- Due Deep dish pizza in Chicago (Best pizza EVER!)
- Beetroot, baby spinach, candied pecan and goats cheese salad at a BBQ in Vancouver – best salad I have ever eaten
I honestly can’t remember eating anything really bad. We did try to eat budget brand ramen noodles a couple of times and they were pretty unappetising. After traveling through Latin America and enduring the mostly bland, deep fried food for seven months; peanut butter sandwiches and Mac and Cheese took on a new level of tastiness.
- Finally seeing a beaver and it swimming within a metre of me
- Hiking in the Rockies and seeing Moose and a Bear in the wild
- Stargazing from the private dock on Shuswap River
- Seeing and hearing whales from our campsite on Grand Manan Island
- Spending a month back in my favourite city, Vancouver
- Our private beachfront cabin on Quadra Island
- Chicago – everything. I love that City.
- Wandering the old town of Quebec City
- Maritime Museum in Halifax, one of the best Museums I have ever been to
- Day trip to the cute village and beaches of Ward and Centre Islands from Toronto
- Biking around Niagara on the Lake
- Exploring Tobermory and the Bruce Peninsula
After our bad luck in Guatemala, Panama and Colombia, it finally turned around in Canada and I can honestly say that things went remarkably smoothly during the North American section of our trip. Sometimes things didn’t work out as planned; getting bored waiting for an hour for a ride when hitching, a Help X Experience we wanted to do not being available, having trouble finding couchsurfing hosts and spending more money on a bus than we wanted come to mind. I would have loved to have gotten to the Gaspe Peninsula in Quebec, Victoria on Vancouver Island and a few other places but it wasn’t to be due to time and money restraints. But they aren’t bad experiences, or even regrets. That’s just life, things don’t always work out perfectly. There was only one really bad experience on this trip:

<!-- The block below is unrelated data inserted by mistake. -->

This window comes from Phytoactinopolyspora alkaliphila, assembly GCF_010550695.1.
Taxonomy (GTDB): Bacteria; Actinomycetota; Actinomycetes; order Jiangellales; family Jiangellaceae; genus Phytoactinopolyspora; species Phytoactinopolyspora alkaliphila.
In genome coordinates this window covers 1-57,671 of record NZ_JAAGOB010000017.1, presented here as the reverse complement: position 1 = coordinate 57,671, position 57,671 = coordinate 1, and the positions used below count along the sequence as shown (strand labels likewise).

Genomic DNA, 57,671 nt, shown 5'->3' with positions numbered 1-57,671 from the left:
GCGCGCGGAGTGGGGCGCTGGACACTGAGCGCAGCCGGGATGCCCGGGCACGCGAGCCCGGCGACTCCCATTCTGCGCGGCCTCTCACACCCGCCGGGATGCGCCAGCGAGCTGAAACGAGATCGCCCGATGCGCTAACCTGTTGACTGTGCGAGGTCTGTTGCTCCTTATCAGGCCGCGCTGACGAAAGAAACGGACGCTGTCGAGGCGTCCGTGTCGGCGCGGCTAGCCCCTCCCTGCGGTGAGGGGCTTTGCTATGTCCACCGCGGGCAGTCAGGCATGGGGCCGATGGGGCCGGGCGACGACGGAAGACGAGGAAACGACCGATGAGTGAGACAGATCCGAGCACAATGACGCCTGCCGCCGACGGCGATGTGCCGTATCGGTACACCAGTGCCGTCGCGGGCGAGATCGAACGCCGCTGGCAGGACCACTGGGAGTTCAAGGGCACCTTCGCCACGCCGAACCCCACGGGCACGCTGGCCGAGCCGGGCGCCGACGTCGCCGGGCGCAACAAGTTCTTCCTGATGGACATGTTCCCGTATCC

- Our atrocious Help X experience on a Farm in Osoyoos and being drugged by one of the other workers.
What I learnt:
Because I wasn’t treating myself and buying anything I want on a whim, I didn’t become complacent and I truly appreciated when I did splurge on a vanilla latte or a seafood meal. I definitely appreciated the small things in life so much more and I derived a deep sense of satisfaction knowing that I was traveling and LOVING it on such a low budget in a country that is known to be expensive.
I learnt that couchsurfing and Help X are just incredible resources for travellers and you get so much out of staying and working with locals, including a better understanding of the culture and the type of people within it. I felt burnt out after traveling so fast through Latin America and having to constantly meet other travellers who you would know for about 5 minutes before moving on again, who you would have the same conversations with about where you are from and how long you are travelling for. It would feel so superficial at times.
What I learnt is that you really don’t need a lot of money to travel and still enjoy yourself immensely. This was truly one of the best traveling experiences of my life.
I went into this adventure with an open mind and a sense of adventure, and came away from the experience with incredible memories and a greater appreciation for the little things that make life special.